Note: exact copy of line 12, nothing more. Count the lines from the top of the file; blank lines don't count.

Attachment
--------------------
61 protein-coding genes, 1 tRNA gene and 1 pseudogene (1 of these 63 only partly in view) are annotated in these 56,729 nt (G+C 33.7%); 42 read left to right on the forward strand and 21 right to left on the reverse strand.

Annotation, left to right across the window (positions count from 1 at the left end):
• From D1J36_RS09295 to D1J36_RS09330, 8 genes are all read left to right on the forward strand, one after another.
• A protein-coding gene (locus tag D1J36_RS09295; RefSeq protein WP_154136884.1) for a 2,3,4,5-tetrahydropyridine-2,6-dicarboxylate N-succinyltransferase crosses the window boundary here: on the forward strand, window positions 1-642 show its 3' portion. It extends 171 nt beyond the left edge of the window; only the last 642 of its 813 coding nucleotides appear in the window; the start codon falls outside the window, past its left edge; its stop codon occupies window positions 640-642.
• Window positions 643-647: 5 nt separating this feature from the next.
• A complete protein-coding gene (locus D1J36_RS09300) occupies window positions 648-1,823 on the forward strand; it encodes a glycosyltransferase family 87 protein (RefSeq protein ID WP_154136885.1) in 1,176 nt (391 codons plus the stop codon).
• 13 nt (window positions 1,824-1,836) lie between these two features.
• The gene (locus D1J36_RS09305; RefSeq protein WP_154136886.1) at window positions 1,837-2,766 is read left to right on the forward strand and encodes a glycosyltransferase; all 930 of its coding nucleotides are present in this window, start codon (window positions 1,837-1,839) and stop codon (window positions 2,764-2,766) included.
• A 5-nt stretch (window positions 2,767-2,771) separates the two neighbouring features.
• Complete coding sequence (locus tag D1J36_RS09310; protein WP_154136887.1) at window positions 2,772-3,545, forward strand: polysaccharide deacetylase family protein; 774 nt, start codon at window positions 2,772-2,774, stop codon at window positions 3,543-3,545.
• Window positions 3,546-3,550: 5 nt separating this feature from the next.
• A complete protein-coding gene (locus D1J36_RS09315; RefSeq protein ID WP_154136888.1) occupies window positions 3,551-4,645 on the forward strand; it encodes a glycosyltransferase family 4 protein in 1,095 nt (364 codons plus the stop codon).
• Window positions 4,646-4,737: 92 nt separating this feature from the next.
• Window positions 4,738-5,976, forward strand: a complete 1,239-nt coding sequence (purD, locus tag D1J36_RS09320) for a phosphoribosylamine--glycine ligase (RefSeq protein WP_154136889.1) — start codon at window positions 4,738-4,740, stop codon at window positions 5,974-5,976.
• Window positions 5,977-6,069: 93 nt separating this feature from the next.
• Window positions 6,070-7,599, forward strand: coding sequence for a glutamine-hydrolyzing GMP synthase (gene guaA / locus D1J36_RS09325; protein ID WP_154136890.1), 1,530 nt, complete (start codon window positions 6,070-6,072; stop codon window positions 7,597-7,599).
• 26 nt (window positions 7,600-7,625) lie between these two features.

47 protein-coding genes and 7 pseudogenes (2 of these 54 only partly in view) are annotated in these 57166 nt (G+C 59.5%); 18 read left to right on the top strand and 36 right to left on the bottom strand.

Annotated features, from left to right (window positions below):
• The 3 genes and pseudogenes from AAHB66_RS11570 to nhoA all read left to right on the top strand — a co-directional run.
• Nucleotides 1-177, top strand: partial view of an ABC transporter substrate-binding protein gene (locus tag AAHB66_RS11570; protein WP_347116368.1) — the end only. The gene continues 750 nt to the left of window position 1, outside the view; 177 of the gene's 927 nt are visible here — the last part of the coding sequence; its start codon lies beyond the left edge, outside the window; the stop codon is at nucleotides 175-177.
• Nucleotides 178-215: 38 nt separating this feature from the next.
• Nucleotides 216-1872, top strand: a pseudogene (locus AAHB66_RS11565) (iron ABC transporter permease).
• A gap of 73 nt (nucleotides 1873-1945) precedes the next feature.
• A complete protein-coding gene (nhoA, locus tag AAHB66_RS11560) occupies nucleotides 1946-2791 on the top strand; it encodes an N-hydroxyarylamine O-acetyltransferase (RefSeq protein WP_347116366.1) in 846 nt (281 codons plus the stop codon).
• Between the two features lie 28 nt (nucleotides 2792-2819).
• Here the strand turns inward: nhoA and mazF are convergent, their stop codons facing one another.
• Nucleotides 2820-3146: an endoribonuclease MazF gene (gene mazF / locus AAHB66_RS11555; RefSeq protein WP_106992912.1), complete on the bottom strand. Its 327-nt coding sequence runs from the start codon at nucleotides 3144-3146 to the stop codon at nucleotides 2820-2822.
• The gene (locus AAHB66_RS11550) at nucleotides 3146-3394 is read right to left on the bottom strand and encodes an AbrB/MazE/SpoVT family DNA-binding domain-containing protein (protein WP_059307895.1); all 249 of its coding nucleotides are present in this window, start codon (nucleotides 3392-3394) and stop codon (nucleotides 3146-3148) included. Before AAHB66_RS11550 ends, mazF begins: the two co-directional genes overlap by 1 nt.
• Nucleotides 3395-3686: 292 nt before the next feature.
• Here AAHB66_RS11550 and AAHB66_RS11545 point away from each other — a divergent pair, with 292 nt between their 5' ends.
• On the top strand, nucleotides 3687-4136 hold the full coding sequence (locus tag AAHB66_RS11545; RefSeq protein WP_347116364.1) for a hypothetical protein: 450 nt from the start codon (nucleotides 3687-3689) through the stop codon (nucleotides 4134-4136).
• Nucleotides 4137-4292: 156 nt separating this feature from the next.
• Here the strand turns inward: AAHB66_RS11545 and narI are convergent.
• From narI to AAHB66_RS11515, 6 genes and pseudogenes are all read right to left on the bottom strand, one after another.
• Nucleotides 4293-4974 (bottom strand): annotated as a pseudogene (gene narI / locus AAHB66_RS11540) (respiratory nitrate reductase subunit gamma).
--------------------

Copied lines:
• A complete protein-coding gene (locus D1J36_RS09315; RefSeq protein ID WP_154136888.1) occupies window positions 3,551-4,645 on the forward strand; it encodes a glycosyltransferase family 4 protein in 1,095 nt (364 codons plus the stop codon).